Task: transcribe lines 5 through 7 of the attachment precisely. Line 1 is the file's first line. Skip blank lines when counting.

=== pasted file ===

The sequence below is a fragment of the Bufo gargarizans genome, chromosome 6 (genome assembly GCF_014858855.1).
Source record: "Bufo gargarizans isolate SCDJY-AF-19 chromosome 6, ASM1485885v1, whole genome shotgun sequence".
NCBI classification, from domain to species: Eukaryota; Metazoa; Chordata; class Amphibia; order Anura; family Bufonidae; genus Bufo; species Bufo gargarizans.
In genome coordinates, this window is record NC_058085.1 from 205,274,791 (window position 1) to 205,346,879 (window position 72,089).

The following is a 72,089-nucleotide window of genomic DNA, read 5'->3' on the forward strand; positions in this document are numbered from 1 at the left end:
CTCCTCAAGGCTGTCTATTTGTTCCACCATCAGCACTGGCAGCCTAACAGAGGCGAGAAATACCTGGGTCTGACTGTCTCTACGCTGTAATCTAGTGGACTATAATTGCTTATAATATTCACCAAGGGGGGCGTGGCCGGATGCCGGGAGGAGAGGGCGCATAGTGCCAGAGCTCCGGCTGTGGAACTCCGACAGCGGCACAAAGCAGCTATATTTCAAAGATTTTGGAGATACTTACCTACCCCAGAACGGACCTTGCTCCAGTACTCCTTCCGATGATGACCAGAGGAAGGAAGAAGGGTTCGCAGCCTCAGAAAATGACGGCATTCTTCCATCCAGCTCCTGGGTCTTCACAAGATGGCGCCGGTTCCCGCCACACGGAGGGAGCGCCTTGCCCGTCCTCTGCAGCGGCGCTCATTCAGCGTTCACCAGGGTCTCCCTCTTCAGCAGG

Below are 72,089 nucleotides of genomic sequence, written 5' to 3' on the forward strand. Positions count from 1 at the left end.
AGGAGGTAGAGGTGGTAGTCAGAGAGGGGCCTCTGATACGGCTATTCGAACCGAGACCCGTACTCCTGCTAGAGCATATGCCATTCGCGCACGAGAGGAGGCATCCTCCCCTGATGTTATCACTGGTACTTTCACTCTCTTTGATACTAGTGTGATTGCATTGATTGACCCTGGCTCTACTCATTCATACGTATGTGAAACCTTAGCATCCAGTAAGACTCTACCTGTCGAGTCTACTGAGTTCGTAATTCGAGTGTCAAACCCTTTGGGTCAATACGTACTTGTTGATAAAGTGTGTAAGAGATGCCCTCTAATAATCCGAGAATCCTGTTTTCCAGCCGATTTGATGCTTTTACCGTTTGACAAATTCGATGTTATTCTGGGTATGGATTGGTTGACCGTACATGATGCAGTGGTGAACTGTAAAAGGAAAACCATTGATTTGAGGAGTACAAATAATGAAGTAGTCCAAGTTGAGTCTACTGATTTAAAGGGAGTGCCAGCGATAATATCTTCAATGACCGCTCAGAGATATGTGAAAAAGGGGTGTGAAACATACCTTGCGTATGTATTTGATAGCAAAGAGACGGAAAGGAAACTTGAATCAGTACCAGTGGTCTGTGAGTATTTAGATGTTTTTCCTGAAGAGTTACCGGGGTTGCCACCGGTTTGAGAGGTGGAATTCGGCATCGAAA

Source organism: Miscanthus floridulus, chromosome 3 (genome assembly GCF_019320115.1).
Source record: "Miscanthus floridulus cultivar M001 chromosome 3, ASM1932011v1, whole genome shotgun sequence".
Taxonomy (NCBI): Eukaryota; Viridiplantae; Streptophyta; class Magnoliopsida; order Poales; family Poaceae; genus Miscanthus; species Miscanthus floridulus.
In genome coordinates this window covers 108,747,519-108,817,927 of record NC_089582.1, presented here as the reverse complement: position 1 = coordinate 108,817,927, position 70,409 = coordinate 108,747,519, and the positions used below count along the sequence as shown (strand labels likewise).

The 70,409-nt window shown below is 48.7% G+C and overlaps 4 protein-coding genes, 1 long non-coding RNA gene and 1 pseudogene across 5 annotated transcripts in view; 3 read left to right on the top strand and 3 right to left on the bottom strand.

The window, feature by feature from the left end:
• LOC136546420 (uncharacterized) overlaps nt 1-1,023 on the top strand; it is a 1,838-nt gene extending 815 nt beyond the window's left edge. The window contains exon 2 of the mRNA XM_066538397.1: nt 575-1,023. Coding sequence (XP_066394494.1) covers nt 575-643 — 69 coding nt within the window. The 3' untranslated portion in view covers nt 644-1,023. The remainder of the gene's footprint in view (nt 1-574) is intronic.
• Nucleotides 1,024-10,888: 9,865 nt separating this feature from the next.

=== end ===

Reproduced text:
The following is a 72,089-nucleotide window of genomic DNA, read 5'->3' on the forward strand; positions in this document are numbered from 1 at the left end:
CTCCTCAAGGCTGTCTATTTGTTCCACCATCAGCACTGGCAGCCTAACAGAGGCGAGAAATACCTGGGTCTGACTGTCTCTACGCTGTAATCTAGTGGACTATAATTGCTTATAATATTCACCAAGGGGGGCGTGGCCGGATGCCGGGAGGAGAGGGCGCATAGTGCCAGAGCTCCGGCTGTGGAACTCCGACAGCGGCACAAAGCAGCTATATTTCAAAGATTTTGGAGATACTTACCTACCCCAGAACGGACCTTGCTCCAGTACTCCTTCCGATGATGACCAGAGGAAGGAAGAAGGGTTCGCAGCCTCAGAAAATGACGGCATTCTTCCATCCAGCTCCTGGGTCTTCACAAGATGGCGCCGGTTCCCGCCACACGGAGGGAGCGCCTTGCCCGTCCTCTGCAGCGGCGCTCATTCAGCGTTCACCAGGGTCTCCCTCTTCAGCAGG

Below are 72,089 nucleotides of genomic sequence, written 5' to 3' on the forward strand. Positions count from 1 at the left end.